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Treating Nasal Polyps

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How Telehealth Can Help People With Nasal Polyps

Medically Reviewed By William C. Lloyd III, MD, FACS
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female patient sitting on couch waving during telehealth session with female doctor

If you’ve been diagnosed with nasal polyps, you’ll need follow-up care to monitor your symptoms and response to treatment. These teardrop-shaped growths develop in your nasal cavity, and though they may not cause any problems if they are small, they can obstruct your nasal passages if they increase in size or number.

If you’re like many others, the COVID-19 pandemic may have sparked your interest in the use of telehealth. Here are some of the ways telemedicine can be incorporated into the management of your nasal polyps—and may make it even easier.

Telemedicine can make doctor’s appointments more convenient. 

Nasal polyps are often associated with allergies, asthma, and sinus infections, and you may be referred to an allergist or an otolaryngologist also known as an Ear, Nose, and Throat (ENT) doctor. But, depending on where you live, you may have to travel a long way to see a specialist. Or if you have limited access to transportation or difficulties with mobility, making it to any doctor’s appointment can be challenging. And if you’re trying to avoid potential exposure to the coronavirus or other contagious illnesses, you may be trying to stay out of doctors’ offices altogether.

If any of this applies to you, ask if you can schedule a telehealth appointment for your nasal polyps instead. Though there are still times when you’ll need to be evaluated in person, a virtual doctor’s visit may suffice for things such as routine follow-up and medication management. Using videoconferencing technology on a smartphone, tablet, or computer, you can book an appointment to meet with your doctor online. You’ll be able to have a two-way conversation in real time, just like you would during a regular doctor’s visit. You can expect to discuss topics such as the following:

  • Are you experiencing new or worsening symptoms, such as congestion, facial pain, or decreased smell or taste?
  • Is your current treatment plan working? Are you experiencing side effects? What other medications may be available to treat nasal polyps? Should you have surgery to remove them?
  • Do you have questions about your nasal polyps or your current health?
  • What should be your next steps in managing your condition?

Telemedicine appointments may allow you to get the care you need with less time missed from school or work, decreased transportation costs, and the ability to conduct a visit from the comfort of your home.

Telehealth provides greater access to healthcare in many forms.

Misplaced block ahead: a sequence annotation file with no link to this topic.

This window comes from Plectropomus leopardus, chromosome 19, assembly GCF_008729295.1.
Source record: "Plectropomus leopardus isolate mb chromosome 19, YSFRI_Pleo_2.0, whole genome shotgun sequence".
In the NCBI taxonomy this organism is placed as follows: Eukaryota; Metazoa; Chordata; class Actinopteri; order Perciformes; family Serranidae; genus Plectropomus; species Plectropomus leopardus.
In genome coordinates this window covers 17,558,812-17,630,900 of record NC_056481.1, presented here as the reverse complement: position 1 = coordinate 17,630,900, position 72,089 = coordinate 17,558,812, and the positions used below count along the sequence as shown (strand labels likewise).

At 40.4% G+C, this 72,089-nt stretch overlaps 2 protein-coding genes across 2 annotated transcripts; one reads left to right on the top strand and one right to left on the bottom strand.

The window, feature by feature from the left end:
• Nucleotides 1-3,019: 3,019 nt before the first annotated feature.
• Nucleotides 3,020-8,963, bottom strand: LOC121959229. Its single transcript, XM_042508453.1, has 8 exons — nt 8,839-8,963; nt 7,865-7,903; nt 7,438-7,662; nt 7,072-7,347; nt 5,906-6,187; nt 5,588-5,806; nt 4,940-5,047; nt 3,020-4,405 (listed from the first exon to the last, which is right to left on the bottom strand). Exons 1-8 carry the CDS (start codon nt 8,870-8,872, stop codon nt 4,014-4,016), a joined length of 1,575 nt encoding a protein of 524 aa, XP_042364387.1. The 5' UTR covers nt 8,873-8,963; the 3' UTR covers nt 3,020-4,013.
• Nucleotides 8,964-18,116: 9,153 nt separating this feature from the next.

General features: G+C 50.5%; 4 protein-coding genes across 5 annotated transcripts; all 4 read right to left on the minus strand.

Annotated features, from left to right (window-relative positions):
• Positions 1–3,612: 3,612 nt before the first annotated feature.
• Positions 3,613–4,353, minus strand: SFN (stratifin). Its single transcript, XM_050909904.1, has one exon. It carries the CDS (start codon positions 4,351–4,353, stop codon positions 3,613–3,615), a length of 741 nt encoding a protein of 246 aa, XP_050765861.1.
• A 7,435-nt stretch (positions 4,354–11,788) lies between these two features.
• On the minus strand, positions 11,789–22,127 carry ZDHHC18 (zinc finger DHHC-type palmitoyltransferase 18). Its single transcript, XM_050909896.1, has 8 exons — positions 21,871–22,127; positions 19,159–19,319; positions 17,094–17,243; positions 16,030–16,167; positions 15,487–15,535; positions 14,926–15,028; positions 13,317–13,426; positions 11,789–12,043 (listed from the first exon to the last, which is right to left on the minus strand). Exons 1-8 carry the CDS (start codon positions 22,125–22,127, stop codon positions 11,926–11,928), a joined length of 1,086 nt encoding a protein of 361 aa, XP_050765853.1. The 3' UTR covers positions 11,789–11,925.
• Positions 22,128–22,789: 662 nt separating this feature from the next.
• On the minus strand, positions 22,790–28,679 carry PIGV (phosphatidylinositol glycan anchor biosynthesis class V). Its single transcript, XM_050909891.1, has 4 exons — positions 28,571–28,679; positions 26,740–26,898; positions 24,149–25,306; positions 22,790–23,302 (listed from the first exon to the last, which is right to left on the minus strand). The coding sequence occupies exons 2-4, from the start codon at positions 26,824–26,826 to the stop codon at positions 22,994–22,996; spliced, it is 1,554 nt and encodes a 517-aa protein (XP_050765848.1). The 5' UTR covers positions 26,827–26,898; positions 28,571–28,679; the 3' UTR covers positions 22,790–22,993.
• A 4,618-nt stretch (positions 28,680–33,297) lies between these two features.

It’s important to realize that telehealth refers to more than virtual doctor’s visits. Telehealth encompasses all uses of medicine and technology to provide health-related services remotely. Other aspects of telehealth you may utilize for managing your nasal polyps include:

  • Using secure patient portals to communicate with your doctor or other healthcare providers between appointments
  • Viewing test results and visit summaries online
  • Scheduling appointments or requesting medication refills from your phone or computer
  • Using apps to track your symptoms or remind you to take your medications
  • Accessing educational videos or information about nasal polyps via the internet

Telehealth can’t completely replace traditional hands-on care, but it can supplement it. Sometimes you will need to see your doctor for an in-person examination or have imaging studies, such as endoscopy or CT scan, to visualize your nasal polyps. Telehealth may still be used in these situations to allow doctors to communicate with one another about your condition or view your results remotely. 

According to a report by the American College of Allergy, Asthma & Immunology, telemedicine may enhance collaboration between you and your doctor, improve your health outcomes, and increase your access to care. Want to learn more? Contact your doctor’s office.

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Medical Reviewer: William C. Lloyd III, MD, FACS
Last Review Date: 2022 Jun 13
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THIS TOOL DOES NOT PROVIDE MEDICAL ADVICE. It is intended for informational purposes only. It is not a substitute for professional medical advice, diagnosis or treatment. Never ignore professional medical advice in seeking treatment because of something you have read on the site. If you think you may have a medical emergency, immediately call your doctor or dial 911.
  1. American College of Allergy, Asthma & Immunology Position Paper on the Use of Telemedicine for Allergists. Annals of Allergy, Asthma & Immunology.
  2. Nonsurgical Treatment of Nasal Polyps. Medscape.
  3. Telehealth: Technology Meets Health Care. Mayo Clinic.